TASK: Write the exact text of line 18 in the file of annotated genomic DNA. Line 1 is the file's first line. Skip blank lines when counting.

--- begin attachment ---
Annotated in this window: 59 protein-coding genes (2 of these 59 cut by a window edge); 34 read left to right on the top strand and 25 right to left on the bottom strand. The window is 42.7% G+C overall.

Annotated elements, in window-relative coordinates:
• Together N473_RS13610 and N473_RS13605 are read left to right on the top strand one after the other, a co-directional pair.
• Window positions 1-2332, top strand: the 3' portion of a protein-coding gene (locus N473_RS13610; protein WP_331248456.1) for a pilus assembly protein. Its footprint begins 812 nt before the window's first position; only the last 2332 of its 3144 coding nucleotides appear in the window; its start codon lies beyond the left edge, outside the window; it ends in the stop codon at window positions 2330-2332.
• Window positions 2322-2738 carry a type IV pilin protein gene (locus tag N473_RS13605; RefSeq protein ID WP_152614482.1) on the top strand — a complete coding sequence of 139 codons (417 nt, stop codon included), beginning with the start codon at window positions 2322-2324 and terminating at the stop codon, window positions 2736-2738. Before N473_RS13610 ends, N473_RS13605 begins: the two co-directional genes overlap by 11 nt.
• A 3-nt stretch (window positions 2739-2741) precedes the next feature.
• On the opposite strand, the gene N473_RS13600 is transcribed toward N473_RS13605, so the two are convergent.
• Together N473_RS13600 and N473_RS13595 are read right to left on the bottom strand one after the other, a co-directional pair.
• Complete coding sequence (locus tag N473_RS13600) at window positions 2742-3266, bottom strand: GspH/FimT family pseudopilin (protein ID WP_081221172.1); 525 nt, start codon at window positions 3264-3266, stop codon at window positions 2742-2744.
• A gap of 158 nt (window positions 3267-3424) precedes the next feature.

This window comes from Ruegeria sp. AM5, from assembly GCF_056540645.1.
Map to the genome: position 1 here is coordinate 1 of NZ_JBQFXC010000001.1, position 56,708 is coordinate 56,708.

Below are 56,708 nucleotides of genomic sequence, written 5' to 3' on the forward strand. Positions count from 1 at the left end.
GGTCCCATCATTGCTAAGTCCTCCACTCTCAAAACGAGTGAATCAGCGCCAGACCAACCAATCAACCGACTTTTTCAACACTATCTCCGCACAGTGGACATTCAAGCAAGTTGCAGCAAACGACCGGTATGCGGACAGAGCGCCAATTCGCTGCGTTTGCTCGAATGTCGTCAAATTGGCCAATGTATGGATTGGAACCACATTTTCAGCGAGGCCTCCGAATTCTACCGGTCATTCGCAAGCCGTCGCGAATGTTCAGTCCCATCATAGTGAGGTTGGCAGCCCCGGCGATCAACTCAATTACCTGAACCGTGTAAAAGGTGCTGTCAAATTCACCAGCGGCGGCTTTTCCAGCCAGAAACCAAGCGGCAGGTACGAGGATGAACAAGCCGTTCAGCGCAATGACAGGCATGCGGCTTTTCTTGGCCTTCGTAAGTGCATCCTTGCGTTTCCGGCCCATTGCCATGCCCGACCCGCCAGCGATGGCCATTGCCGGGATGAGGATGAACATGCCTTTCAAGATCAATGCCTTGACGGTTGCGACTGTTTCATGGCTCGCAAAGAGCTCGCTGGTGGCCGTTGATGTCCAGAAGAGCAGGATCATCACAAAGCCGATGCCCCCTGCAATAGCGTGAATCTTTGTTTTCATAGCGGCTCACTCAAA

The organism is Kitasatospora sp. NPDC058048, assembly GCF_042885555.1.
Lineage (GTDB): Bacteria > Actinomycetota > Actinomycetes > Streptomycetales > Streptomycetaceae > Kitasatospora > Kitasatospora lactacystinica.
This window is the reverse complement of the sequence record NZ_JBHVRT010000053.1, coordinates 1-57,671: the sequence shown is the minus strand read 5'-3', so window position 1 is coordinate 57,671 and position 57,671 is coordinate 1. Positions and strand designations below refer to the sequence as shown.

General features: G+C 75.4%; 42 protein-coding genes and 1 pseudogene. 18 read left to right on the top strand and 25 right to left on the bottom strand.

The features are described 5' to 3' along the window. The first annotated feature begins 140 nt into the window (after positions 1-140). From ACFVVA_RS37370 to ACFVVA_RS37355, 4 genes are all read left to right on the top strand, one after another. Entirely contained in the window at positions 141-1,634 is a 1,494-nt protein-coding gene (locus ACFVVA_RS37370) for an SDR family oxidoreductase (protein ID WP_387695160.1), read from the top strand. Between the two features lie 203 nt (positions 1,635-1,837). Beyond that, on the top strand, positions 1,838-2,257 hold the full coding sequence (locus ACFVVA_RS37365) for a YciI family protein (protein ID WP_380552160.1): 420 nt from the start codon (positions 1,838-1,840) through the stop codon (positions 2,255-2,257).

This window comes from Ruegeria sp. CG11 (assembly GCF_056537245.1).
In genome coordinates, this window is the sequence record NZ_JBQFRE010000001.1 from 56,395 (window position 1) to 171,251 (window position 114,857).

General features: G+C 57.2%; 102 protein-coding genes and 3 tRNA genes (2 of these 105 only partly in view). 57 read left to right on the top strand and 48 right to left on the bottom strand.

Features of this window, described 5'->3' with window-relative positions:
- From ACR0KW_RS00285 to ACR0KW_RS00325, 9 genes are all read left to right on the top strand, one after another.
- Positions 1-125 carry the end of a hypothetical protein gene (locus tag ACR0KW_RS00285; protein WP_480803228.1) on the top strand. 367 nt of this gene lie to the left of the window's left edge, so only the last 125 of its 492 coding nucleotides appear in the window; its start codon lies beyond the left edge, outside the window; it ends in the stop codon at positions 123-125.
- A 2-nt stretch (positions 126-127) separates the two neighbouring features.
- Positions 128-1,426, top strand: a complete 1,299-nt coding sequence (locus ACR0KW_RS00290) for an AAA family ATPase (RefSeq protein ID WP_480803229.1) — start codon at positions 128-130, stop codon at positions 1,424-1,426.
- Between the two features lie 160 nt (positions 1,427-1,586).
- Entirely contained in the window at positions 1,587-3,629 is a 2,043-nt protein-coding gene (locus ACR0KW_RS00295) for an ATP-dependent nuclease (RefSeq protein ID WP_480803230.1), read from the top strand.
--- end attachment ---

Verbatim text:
General features: G+C 75.4%; 42 protein-coding genes and 1 pseudogene. 18 read left to right on the top strand and 25 right to left on the bottom strand.